Tulasi Ram Nepal holds an MA in Rural Development (2000) from the University of East Anglia, UK, and an MA in Applied Conflict Transformation Studies (2007) from Pannasastra University, Phnom Penh, Cambodia. Tulasi has more than a decade of experience working with development projects in Nepal in various capacities – at local, regional, and national levels. He has worked closely with the Ministry of Local Development and its department during his assignment with Helvetas, a Swiss NGO working in Nepal. Tulasi also gained experience working with International Alert in Nepal as a Senior Programme Officer. His primary areas of responsibility in Alert were Justice and Security, and Promoting Peacebuilding Practices, a local capacity building initiative.  Currently, he is working with CPCS as South Asia Programme Manager.

Fundamentals for Peace and Conflict World ? 8 to 13 August

image002The Fundamentals for Peace and Conflict Work (FPCW) s an introductory course for people who are working n the field of conflict and peace issues, and want to examine or deepen their individual commitment toward peaceful social change. The course explores theories and praxis with focus on the disciplines of conflict, peace and violence.

Participants are guided through individual reflective contextual analysis of their own situation as well as through a group shared learning experience. It employs participatory methods of teaching and covers the following modules of 2 days each:

  • Conflict, Violence and Peace
  • Conflict Analysis and Intervention Skills

? Conflict Sensitive Programming.

?

Trainers:

Baht Latumbo, Filipino non violence activist and peace building trainer

Baht is a widely experienced trainer/facilitator and consultant in the field of nonviolence, conflict transformation, and peacebuilding. He has served as a course tutor with Responding to Conflict, UK, leads workshops throughout Asia, and was the Deputy Director of AKKAPKA Foundation for more than 5 years — a social change organization espousing active nonviolence in the Philippines. He served as the Steering Committee Chair of ACTION-Global from March 2002 until October 2007. From 1997 to present, Baht has been a faculty member of CONTACT, a summer institute at the School for International Training in Vermont, USA; he is also an Associate Member of Karuna Center for Peacebuilding, Amherst, Massachussetts.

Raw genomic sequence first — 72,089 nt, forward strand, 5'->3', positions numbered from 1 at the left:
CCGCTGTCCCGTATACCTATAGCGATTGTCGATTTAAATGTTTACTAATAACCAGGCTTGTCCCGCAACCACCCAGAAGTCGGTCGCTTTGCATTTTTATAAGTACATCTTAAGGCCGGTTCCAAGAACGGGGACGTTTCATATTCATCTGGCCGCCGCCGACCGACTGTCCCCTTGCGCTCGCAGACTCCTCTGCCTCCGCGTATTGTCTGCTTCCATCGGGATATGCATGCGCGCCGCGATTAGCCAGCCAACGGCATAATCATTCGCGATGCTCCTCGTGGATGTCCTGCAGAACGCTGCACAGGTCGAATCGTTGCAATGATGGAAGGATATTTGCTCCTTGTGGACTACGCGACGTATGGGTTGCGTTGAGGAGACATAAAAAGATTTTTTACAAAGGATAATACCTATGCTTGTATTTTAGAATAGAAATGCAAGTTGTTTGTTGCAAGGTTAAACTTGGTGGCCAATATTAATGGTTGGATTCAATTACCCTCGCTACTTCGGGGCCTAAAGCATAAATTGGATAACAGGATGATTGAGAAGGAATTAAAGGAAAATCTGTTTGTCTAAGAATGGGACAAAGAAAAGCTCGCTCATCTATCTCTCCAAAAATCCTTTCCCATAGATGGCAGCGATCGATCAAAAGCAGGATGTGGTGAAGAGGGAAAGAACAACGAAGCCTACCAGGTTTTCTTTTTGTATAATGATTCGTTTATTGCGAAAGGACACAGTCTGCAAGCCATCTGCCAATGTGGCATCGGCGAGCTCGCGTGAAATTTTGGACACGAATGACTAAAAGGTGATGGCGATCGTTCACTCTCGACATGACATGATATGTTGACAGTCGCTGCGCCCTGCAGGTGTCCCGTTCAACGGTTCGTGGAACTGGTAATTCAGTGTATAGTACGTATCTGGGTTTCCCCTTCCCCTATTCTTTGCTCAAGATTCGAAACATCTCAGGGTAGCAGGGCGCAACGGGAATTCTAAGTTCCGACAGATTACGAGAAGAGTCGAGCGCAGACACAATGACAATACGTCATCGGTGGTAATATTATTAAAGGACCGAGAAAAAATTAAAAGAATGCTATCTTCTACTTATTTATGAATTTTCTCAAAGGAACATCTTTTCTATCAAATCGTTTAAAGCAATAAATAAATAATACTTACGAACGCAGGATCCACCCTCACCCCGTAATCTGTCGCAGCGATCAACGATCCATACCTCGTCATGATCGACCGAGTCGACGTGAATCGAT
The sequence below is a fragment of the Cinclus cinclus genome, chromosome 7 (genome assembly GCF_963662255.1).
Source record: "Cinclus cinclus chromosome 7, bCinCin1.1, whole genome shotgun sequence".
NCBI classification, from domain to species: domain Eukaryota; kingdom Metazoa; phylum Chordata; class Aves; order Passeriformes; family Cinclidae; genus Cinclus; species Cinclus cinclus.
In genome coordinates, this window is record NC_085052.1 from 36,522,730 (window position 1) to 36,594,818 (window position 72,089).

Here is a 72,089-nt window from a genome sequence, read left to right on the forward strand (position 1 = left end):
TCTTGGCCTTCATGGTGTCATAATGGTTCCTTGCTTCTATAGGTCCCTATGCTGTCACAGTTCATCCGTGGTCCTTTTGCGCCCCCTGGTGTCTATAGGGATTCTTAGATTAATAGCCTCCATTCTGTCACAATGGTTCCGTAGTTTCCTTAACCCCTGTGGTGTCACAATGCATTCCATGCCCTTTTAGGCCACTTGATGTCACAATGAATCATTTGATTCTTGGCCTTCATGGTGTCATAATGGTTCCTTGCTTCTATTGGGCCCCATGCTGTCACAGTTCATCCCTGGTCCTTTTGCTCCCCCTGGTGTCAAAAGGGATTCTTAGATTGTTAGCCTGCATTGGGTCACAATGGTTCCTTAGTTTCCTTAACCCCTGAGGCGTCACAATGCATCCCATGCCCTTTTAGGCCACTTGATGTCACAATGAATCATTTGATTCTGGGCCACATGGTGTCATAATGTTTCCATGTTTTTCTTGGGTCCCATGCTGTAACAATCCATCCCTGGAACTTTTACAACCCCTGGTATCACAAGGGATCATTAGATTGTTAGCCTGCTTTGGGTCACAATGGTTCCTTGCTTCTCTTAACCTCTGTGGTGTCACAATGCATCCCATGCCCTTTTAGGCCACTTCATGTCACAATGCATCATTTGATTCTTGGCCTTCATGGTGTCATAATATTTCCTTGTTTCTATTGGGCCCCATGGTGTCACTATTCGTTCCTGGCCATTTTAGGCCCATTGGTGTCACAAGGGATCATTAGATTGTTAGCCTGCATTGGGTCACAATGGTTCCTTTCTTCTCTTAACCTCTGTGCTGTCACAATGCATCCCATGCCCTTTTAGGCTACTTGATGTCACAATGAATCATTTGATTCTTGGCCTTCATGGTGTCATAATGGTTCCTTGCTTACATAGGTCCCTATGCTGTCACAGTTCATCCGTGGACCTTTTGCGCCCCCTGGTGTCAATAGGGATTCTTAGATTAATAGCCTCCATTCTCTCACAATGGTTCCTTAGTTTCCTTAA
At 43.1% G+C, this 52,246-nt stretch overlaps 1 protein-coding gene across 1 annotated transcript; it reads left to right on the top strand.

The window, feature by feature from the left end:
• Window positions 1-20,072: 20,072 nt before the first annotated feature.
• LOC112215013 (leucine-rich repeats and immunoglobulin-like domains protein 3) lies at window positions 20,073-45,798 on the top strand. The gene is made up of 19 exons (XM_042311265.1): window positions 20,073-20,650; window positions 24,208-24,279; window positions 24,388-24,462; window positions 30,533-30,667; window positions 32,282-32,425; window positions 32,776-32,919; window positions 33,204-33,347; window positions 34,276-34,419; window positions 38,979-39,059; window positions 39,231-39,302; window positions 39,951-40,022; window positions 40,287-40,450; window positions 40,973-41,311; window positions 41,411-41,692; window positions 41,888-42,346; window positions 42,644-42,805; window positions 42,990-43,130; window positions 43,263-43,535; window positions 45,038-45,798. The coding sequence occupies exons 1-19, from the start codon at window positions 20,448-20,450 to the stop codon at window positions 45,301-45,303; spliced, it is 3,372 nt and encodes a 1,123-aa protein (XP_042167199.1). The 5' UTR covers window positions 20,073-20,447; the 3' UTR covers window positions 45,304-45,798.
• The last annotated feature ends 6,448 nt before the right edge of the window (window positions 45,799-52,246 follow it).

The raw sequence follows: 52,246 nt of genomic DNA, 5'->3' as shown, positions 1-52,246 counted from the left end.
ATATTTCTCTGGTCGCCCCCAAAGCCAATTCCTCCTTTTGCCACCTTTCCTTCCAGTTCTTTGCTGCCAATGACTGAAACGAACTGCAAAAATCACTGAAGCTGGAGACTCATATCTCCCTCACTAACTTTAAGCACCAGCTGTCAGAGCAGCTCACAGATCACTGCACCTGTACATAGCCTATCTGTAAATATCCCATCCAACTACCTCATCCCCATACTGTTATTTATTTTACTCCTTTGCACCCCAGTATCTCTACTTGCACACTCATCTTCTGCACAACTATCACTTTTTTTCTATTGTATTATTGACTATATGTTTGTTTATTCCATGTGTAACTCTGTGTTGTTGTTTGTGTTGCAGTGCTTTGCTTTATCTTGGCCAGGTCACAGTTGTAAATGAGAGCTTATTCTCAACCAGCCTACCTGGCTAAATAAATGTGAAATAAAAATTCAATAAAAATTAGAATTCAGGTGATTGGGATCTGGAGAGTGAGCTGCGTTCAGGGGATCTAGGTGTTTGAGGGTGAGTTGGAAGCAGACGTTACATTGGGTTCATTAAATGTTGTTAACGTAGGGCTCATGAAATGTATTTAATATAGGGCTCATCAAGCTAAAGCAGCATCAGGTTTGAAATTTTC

Monica Alfred, Peace Practitioner from Sri Lanka

Monica Alfred is a specialised trainer, coach and consultant in peace and conflict transformation studies and psychosocial support programmes. She is one of the first Rotary World Peace Scholars from Sri Lanka; she holds a Masters in Philosophy from the University of Bradford, United Kingdom, and a Master of Arts from the same University having written her thesis on Peace and Psychosocial Education for Children Effected by Armed Conflict. In general she combines education and training in conflict transformation, peace and psychosocial support with her work in teaching, writing and training with her focus on building a peaceful society. Over the last fifteen years she has been involved in peacebuilding, conflict transformation and psychosocial work in Sri Lanka from local to national levels.

Intra-Organizational Conflict Management ? 13 to 15 October

This short course uses recognized tools and frameworks for conflict transformation to organizations. It particularly looks at the types of conflict organizations face at different stages of their development. The course will look at strategies for handling intra organizational conflict especially leadership, communication and decision making styles. It will also contrast the strengths and weaknesses of these styles. The course combines theoretical approach, and practical exercises.

Trainer:

Soth Plai Ngarm, peace building researcher and co-author of Peace Research Methodology
As a Cambodian peace activist and researcher, Soth Plai Ngarm has worked throughout South East Asia with particular focus on post-conflict issues, nationalism and ethnic identity. He is the co-author of the manual Peace Research Methodology, a faculty member of the Applied Conflict Transformation Studies MA program and is the Cambodian National Coordinator of the South East Asian Conflict Studies Network (SEACSN). Ngarm was also a founding member and director of The Alliance for Conflict Transformation (ACT), a Cambodian NGO working towards combating violence and addressing root causes of conflict.  Ngarm holds a Masters degree in Peace Studies from the University of Bradford, UK.

Seeds of Peace

Seeds of Peace : A Buddhist Vision for Renewing Society.

The international magazine, Seeds of peace is published thrice annually in January, May and September, in order to promote the aims and objectives of the Thai Inter-Religious Commission for Development (TICD) and the Spirit in Education Movement (SEM) as well as the International Network of Engaged Buddhists (INEB). In order to subscribe a $50/year donation is suggested. Personal checks from the UK, US, and Euro are accepted.


Title :
 Vol.33 No.2 May-August. 2560 (2017)